Xplor More: Which Winter Critter Are You?

By MDC | January 1, 2024
From Xplor: January/February 2024

Ever wonder which winter critter you’re most like? Take our quiz to find out. For each question, circle the letter next to the answer that best describes you.

Where’s your favorite place to go for dinner?

  1. A grill would be great. Give me meat, meat, and more meat.
  2. Seafood sounds swell — the fresher the better.
  3. Let’s hit a snack shack where I can nibble on nuts and chips.
  4. Forget dinner! Bring me dessert.
  5. How about a buffet? I like a little of everything.

It’s Valentine’s Day. What’s the best way to win your heart?

  1. Sing sweet songs to me.
  2. Leave a note to let me know you’re interested.
  3. Valentine’s Day is a made-up holiday! I’m happy being single.
  4. No one likes a showoff — except for me.
  5. A kiss is the only way to know if it’s true love.

What’s the best way to spend a winter day?

  1. Gobbling up snacks.
  2. Let’s go sledding!
  3. Curled up asleep in my cozy home.
  4. At the beach. I can’t stand the cold.
  5. Hanging out with friends.

How would your friends describe you?

  1. Clever.
  2. Playful.
  3. Busy.
  4. Feisty.
  5. Loud.

What’s your New Year’s resolution?

  1. Find a boyfriend or girlfriend.
  2. Spend more time fishing.
  3. Save more for my future.
  4. Travel to another country.
  5. Plant some trees.

Which letter did you circle the most?

A: Red foxes are carnivores, which means they eat mostly meat. In winter, they leap high into the air to pounce on rodents hiding under the snow. Foxes are clever and often outwit dogs and other predators. In the winter, female foxes give shrill yowls to attract a mate.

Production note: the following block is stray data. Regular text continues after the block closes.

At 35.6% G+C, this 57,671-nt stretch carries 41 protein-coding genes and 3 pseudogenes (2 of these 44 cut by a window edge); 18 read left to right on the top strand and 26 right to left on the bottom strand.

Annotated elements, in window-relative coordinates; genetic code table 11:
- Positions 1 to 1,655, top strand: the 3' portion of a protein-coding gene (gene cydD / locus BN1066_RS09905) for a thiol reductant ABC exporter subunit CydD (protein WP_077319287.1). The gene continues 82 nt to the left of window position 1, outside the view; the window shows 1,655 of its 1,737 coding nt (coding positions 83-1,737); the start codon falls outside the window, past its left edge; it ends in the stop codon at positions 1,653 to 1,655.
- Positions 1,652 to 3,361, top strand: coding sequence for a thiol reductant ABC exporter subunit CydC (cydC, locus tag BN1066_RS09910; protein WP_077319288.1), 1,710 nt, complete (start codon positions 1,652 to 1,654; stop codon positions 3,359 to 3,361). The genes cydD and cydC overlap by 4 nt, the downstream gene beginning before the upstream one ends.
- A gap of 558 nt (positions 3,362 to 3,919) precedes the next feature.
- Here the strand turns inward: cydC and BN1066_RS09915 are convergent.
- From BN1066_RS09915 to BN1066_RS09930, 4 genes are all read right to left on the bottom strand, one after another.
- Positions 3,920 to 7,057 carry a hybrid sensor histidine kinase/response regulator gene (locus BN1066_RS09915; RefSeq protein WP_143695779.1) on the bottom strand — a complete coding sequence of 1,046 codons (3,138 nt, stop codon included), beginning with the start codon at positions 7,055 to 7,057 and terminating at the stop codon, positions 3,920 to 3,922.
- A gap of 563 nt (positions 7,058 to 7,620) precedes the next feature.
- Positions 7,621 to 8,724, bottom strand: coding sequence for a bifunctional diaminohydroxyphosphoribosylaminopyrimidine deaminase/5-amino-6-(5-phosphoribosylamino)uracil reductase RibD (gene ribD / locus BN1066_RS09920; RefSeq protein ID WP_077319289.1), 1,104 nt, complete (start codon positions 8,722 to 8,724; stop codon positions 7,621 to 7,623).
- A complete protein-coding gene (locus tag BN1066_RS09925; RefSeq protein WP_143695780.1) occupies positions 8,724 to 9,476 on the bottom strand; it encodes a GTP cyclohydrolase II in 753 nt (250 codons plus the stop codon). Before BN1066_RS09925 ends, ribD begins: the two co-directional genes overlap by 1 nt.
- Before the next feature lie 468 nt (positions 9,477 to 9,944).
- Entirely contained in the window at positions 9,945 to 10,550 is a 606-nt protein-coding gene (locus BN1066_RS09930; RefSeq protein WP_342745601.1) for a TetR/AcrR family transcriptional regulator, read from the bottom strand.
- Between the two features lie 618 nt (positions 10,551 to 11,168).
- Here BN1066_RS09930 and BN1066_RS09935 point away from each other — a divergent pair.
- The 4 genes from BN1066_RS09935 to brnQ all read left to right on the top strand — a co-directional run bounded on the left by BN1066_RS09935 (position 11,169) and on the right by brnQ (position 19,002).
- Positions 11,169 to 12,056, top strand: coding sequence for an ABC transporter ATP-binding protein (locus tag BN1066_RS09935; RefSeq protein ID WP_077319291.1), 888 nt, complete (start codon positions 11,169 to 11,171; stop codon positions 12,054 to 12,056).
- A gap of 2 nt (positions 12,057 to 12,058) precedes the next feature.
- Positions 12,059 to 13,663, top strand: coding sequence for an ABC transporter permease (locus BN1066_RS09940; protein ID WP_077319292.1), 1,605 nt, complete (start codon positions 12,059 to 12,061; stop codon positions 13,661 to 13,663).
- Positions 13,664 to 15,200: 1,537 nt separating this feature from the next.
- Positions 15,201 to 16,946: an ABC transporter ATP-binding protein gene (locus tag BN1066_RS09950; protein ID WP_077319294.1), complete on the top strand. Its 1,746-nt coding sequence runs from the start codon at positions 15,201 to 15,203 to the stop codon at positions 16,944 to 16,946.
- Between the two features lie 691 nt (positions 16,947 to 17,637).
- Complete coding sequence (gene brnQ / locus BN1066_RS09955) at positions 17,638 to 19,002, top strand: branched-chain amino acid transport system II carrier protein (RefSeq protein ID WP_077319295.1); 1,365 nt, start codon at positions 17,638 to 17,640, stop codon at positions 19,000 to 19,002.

B: River otters feel at home in the water and can swim fast enough to catch fish for dinner. As one of Missouri’s most playful animals, they’re often seen sliding down snowy slopes on their bellies. Otters mark logs and rocks with their scent to let other otters know they’re looking for love.

C: Although some eastern chipmunks are active during winter, many are curled up asleep in their cozy underground dens. In the fall, they’re among Missouri’s busiest animals, scurrying to and from their nests to stockpile acorns for winter meals. While they’re not unfriendly, chipmunks prefer to have time to themselves.

D: Ruby-throated hummingbirds drink sweet nectar from flowers and feeders. Tiny but feisty, they spend much of their day chasing each other away from nectar sources. Male hummers show off for females by making looping, U-shaped flights. Before winter arrives, hummers buzz off to warmer countries like Mexico and Belize.

E: Blue jays eat many things including acorns, insects, and eggs. They flock to feeders to eat seeds, often using loud calls to scare away other birds. In the fall, jays bury acorns to eat later, but many are forgotten and sprout into trees the following spring. Blue jay couples “kiss” by nibbling each other’s beaks.

To learn more about these and other animals, scurry over to mdc.mo.gov/field-guide.

Also In This Issue

Red Shouldered Hawk

Make this mini field guide to learn about Missouri’s birds of prey


Hungry muskrats are the architects of the marshes where they live.

This Issue's Staff

Artist – Matt Byrde
Photographer – Noppadol Paothong
Photographer – David Stonner
Designer – Marci Porter
Designer – Les Fortenberry
Art Director – Cliff White
Editor – Matt Seek
Subscriptions – Marcia Hale
Magazine Manager – Stephanie Thurber